Phoebe Eckersley spoke to Cornish mental health charities about their practical, activity-based approach to tackling male suicide, after recent statistics by Cornwall Council showed the region is above the national average for men taking their own lives.

It is thought that between 60 to 70 men take their lives each year within Cornwall.

More broadly, men are three times more likely to commit suicide thus being biggest killer of men aged under 45, according to the Samaritans.

Jon Gladstone, Executive Director of the charity Carrick Mind, acknowledged the stigma attached to masculinity.

He said activity based projects which access men in the work place are effective because these are natural settings for men. For example, football club schemes or projects set at local docks.

Gladstone added: “One thing we are looking at is how we access men and try and get them to come forward to seek help. So I think we are going to look into the allotment scheme and perhaps activity orientated groups, so perhaps a walking group or something like that.”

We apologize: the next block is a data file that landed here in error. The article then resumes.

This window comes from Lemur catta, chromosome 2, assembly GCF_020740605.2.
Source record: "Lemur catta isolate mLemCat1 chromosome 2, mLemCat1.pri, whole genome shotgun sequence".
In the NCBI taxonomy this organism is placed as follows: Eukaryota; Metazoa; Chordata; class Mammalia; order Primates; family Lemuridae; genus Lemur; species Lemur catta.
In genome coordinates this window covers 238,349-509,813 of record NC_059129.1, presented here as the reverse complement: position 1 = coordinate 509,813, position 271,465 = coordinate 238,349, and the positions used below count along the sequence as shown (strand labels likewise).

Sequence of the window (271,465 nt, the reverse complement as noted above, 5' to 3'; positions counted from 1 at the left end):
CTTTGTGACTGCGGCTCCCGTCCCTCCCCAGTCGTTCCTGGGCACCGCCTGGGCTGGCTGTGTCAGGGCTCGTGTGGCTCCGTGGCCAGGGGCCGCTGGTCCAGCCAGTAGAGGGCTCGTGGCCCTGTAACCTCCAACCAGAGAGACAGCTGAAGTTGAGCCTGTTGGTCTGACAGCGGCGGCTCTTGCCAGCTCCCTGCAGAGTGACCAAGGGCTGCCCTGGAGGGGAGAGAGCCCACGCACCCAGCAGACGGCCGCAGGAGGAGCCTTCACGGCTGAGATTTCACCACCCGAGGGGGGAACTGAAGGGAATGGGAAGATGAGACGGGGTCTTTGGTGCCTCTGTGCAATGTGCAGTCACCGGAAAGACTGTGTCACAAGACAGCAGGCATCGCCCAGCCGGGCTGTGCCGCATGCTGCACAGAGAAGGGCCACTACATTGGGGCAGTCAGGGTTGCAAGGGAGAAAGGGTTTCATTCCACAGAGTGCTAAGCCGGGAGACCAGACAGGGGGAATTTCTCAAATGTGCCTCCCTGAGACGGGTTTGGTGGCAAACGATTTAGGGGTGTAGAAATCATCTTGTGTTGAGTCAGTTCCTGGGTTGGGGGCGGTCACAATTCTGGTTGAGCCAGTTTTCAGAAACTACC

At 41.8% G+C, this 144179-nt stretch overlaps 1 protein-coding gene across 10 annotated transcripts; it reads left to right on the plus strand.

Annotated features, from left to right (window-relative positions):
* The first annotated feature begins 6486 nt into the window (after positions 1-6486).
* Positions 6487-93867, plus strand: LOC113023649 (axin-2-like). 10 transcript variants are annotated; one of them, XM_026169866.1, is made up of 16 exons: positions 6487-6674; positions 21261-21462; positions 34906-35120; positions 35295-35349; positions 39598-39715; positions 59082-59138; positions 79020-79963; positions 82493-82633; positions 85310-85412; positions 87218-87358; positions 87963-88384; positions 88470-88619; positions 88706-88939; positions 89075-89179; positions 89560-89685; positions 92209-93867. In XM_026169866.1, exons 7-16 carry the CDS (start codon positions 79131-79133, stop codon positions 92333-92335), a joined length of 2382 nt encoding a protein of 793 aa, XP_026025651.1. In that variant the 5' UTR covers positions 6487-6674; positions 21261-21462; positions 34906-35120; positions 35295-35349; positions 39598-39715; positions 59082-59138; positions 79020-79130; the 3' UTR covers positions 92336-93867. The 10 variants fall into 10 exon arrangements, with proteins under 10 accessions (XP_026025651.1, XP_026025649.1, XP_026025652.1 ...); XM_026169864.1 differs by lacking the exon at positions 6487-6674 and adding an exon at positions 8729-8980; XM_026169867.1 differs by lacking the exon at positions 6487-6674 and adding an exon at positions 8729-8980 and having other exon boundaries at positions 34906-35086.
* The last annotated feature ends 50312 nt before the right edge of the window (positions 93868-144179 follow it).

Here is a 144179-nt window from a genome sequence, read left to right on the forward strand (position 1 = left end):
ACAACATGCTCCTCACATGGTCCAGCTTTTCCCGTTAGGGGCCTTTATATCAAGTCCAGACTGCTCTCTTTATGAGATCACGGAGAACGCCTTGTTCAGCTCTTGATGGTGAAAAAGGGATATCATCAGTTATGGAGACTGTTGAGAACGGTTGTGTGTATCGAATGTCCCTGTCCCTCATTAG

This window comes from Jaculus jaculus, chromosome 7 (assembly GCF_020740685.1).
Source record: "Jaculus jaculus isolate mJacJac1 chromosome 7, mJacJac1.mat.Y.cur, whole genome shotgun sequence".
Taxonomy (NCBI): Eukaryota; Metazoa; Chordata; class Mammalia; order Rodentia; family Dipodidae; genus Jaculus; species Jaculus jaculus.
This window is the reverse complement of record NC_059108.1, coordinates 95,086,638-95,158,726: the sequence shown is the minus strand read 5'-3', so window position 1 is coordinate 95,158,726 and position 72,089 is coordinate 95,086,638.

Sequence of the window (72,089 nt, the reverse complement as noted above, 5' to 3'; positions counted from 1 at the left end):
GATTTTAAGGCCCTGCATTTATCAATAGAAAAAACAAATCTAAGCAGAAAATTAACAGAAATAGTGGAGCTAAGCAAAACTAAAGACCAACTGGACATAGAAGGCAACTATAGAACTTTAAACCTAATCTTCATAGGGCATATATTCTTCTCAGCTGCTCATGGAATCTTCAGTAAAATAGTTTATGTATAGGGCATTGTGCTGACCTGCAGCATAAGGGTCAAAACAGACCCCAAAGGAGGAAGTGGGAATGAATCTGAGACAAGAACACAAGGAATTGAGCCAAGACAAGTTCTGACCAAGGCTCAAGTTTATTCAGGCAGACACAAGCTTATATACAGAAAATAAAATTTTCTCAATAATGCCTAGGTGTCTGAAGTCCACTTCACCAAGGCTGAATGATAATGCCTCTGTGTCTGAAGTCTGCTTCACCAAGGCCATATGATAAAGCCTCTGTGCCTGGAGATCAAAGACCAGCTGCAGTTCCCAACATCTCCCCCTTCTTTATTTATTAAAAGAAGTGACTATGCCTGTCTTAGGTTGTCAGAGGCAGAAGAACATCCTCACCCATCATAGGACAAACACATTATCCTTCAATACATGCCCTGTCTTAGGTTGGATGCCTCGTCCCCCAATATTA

This is a view similarly held by Daniel Newman, Operations Manager of the mental health organisation Sea Sanctuary. He felt discussion can only be fully held in natural spaces where men feel most comfortable because the stigmatisation of ‘being a man’ has existed for so long.

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He suggests a discussive environment could draw out men’s feelings which have been internalised.

Newman said: “We should do meaningful activities away from every day life. Certainly people feel more relaxed and when they feel more relaxed, they are more likely to open up.”

“Whereas if you put individuals into very uninspiring places, people are less likely to talk about their feelings.”

Public sector organisations and charity work on this area have clearly had to find alternative methods to reach out to a demographic which have historically found it challenging to discuss their vulnerabilities.

Newman’s programme ‘Sail Into Life’ takes groups on a four day residential trip, where they carry out group discussions about mental health. Techniques of Cognitive Behavioural Therapy (CBT) and mindfulness teach individuals how to better cope in situations.

For Gladstone and Newman, these activities take the focus away from the men which traditional counselling and one-to-one sessions can do, allowing them to open up in their own time.